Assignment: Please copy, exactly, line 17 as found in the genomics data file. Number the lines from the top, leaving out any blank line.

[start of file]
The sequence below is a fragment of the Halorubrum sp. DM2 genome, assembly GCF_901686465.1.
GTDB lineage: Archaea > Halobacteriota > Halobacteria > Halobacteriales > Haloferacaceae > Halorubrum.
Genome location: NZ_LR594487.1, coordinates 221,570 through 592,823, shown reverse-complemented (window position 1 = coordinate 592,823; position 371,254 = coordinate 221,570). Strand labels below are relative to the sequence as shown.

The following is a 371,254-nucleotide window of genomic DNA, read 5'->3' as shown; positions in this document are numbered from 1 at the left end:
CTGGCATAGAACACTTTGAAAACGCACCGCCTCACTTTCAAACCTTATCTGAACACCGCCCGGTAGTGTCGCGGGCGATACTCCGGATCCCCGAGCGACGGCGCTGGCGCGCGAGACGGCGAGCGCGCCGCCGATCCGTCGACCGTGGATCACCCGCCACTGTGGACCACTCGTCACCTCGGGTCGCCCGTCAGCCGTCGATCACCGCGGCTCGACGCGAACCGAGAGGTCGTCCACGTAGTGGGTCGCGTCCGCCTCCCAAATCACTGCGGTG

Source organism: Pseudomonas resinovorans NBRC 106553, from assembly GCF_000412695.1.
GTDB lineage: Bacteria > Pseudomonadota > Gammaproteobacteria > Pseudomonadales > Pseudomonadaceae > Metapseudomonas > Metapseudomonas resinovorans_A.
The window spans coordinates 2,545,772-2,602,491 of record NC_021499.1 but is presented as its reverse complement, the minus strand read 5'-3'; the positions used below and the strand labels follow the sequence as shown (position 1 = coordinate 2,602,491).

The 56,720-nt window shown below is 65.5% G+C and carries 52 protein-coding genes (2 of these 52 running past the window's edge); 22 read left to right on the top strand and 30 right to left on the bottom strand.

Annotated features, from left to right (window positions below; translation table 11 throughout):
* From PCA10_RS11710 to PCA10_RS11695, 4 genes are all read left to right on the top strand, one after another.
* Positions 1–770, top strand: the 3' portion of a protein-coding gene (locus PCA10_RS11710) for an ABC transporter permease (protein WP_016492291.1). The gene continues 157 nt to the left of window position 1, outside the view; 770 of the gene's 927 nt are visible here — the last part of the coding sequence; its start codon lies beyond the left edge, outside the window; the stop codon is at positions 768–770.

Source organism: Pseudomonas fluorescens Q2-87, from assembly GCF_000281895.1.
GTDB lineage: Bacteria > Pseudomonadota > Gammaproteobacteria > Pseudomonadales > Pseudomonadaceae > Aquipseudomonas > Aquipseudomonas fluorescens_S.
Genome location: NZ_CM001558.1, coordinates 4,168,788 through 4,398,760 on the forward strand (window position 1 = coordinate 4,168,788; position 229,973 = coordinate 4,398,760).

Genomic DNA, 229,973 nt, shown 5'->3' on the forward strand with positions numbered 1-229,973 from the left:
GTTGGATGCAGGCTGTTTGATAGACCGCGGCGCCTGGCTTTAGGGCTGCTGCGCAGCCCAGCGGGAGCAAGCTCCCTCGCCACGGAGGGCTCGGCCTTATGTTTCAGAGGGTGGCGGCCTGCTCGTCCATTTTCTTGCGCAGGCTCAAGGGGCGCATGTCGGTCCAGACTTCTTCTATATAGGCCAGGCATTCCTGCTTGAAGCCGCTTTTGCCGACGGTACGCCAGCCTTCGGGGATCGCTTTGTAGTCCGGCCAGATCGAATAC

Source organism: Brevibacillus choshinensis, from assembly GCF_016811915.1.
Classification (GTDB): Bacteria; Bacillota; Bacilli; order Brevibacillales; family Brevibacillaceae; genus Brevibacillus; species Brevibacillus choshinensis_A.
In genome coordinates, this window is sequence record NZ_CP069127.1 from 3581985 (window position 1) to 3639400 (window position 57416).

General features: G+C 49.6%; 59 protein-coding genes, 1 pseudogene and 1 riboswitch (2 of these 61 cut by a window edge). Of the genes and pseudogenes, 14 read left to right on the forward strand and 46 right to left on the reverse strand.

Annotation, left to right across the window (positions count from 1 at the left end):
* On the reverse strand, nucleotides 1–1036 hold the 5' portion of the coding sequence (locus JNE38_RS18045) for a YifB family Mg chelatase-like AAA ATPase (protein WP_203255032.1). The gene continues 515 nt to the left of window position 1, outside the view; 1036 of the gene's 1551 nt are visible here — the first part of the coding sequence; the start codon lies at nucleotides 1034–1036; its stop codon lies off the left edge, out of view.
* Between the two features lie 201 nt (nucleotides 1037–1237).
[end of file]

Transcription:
GTTGGATGCAGGCTGTTTGATAGACCGCGGCGCCTGGCTTTAGGGCTGCTGCGCAGCCCAGCGGGAGCAAGCTCCCTCGCCACGGAGGGCTCGGCCTTATGTTTCAGAGGGTGGCGGCCTGCTCGTCCATTTTCTTGCGCAGGCTCAAGGGGCGCATGTCGGTCCAGACTTCTTCTATATAGGCCAGGCATTCCTGCTTGAAGCCGCTTTTGCCGACGGTACGCCAGCCTTCGGGGATCGCTTTGTAGTCCGGCCAGATCGAATAC